The President-Elect would most likely not support trigger warnings or “safe spaces.” As we all know, he is the master manipulator and exploiter of the perils of “political correctness.” He thrives off of the strange perception that we as a generation have grown too oversensitive rather than simply exhausted. On the other hand, he does seem to be #triggered when anyone burns the American flag, according to his very formal, very intellectually stimulating press conference on Twitter. Censorship is fine with him if we dare to criticize a country we live in, but when it comes to protecting survivors from potentially hurting themselves or those around them, well, they should just toughen up and deal with it, I guess. Logical indeed. I know I sound bitter and that is because I most certainly am. If the President brags crudely, jovially, about sexually assaulting women and getting away with it, I am told it is merely “locker-room talk” and to quit my privileged whining. Why is it that I must accept, that so many have free passes to say things that break people like me apart? To be a woman in this election is a disconcerting, indescribable experience that still shakes me to my core. I am not allowed to complain. I am not allowed to fear, because this is democracy, or something. This is what democracy is supposed to look like, apparently. When our president-elect says these kinds of hard-hitting words and remarks, how does anyone expect us to have any other option besides using trigger warnings? I cannot listen to another one of Trump’s comments about women without losing some bit of my self-assurance and weakened faith in my fellow Americans. I need to know what I am getting myself into and how to deal with it without inadvertently activating my spiraling, cavernous rabbit-hole brain.

Another thing- many conservatives (and there are liberals, too) complaining persistently about 9s the grave intellectual threat of trigger warnings- an attack upon intellectual liberty and free speech. Yet many of these same people willingly censor themselves from things they feel “uncomfortable” about. Any marriage that is not strictly heterosexual, there is legislation providing get out of jail free cards, on the basis of “religious freedom.” You do not have to perform or watch. You want to pass legislation that prohibits women from breastfeeding in public. You do not want to watch. The irony is almost laughable.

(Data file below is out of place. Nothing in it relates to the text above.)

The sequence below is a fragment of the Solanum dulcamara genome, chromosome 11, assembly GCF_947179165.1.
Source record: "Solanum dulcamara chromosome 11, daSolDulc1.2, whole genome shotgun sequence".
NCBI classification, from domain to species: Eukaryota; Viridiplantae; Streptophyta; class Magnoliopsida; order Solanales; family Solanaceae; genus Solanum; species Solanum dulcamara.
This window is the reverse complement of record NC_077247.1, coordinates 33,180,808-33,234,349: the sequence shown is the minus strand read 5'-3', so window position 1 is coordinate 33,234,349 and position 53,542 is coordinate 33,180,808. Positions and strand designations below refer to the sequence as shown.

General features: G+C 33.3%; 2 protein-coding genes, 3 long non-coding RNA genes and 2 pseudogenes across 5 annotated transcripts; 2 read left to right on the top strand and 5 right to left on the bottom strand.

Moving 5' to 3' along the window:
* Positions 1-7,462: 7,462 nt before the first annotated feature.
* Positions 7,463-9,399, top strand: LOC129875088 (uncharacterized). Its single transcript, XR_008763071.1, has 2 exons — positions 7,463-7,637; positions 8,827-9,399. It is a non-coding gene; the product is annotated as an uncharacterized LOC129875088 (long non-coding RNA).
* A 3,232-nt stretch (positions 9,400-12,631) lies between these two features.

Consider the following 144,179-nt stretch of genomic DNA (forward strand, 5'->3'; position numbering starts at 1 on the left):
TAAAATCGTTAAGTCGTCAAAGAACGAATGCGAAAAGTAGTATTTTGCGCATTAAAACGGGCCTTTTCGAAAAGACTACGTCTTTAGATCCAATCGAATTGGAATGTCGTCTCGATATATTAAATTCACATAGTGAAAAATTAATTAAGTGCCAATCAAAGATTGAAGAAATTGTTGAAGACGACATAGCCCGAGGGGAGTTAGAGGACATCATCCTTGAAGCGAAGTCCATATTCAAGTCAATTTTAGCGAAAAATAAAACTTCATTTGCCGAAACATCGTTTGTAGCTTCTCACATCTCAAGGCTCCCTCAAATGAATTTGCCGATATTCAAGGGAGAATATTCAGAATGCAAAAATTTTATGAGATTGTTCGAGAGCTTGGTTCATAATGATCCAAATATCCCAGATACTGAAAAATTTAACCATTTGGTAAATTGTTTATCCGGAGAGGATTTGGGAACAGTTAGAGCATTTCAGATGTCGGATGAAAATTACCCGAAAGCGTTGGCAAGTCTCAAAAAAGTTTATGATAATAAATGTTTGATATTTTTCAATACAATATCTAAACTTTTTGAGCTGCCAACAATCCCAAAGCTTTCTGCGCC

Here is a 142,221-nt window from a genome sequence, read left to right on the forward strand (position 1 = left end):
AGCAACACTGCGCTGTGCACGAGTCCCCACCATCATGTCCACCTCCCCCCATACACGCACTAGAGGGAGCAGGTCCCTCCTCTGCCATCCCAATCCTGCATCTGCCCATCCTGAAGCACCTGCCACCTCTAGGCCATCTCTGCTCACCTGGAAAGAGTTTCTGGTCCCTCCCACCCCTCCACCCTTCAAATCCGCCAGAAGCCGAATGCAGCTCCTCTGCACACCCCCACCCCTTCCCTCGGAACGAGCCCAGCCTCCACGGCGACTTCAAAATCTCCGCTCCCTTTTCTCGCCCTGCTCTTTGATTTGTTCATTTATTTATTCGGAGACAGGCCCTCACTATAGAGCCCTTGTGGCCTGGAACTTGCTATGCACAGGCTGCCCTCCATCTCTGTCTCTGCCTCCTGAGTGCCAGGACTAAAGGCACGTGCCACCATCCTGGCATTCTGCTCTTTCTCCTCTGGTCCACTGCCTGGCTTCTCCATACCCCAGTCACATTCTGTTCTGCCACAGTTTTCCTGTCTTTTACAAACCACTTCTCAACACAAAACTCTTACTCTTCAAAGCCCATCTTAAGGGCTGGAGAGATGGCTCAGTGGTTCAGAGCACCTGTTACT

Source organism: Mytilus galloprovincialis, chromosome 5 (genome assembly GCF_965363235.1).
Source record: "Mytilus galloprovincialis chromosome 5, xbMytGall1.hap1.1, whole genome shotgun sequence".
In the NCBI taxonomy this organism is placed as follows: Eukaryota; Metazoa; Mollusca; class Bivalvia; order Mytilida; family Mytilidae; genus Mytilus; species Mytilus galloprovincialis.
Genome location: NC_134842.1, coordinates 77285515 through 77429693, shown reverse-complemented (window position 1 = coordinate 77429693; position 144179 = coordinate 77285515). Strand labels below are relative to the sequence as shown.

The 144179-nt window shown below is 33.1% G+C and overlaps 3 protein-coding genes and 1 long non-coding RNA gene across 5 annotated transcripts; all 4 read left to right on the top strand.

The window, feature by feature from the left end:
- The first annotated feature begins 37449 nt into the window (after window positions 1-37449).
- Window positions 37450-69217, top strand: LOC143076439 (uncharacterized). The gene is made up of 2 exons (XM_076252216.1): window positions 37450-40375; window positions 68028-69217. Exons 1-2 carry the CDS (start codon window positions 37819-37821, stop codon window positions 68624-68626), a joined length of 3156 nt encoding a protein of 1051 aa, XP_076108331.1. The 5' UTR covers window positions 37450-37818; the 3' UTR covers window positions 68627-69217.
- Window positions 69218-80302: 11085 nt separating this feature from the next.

Trigger warnings are not easy subjects to discuss, yet they are undoubtedly necessary. It is incredibly perilous to assume that every person is immune to reminders of potential past trauma. It is discriminatory to allow students to feel uncomfortable, unable to focus or work, and unsafe due to their mental disorders or trauma- trauma they certainly never wanted. It is a despicable thing to condone fear of censorship to overpower fear of reliving the most devastating experiences of your life.

So, we do not end the conversation. We prepare ourselves for it. We ensure that every person, regardless of their mental health, feels safe, respected, and able to participate in difficult discussions without unbearable pain or discomfort. No academic setting should equate “intellectual freedom” to discrimination and stigma around those who have lived through horrific experiences for the sake of expanding our intellectual horizons. We are not #triggered. We are through with feeling sorry for feeling what we feel. We do not need to apologize for being survivors and victims. We are as important as anyone else, and we do not deserve any less compassion or empathy. We do not believe ourselves weak because we need trigger warnings, we consider ourselves strong enough to ask for them.


Sofia Sears is a 17 year old writer, activist, and professional rapper on matters of the Founding Fathers. She is a self-proclaimed feminist killjoy, literary nerd, and political junkie. She has been published in various magazines, such as Rookie, Dark as Day, Sea Foam Mag, Cry Baby Zine, and others. She is editor-in-chief of the Odyssey Zine, a lit mag for queer and marginalized youth, and founder of Project Femme, an organization dedicated to uplifting and empowering young women of color and LGBTQ+ youth to get involved in politics and run for office. You can find her at The-Abditory.com.

No comments

Powered by Blogger.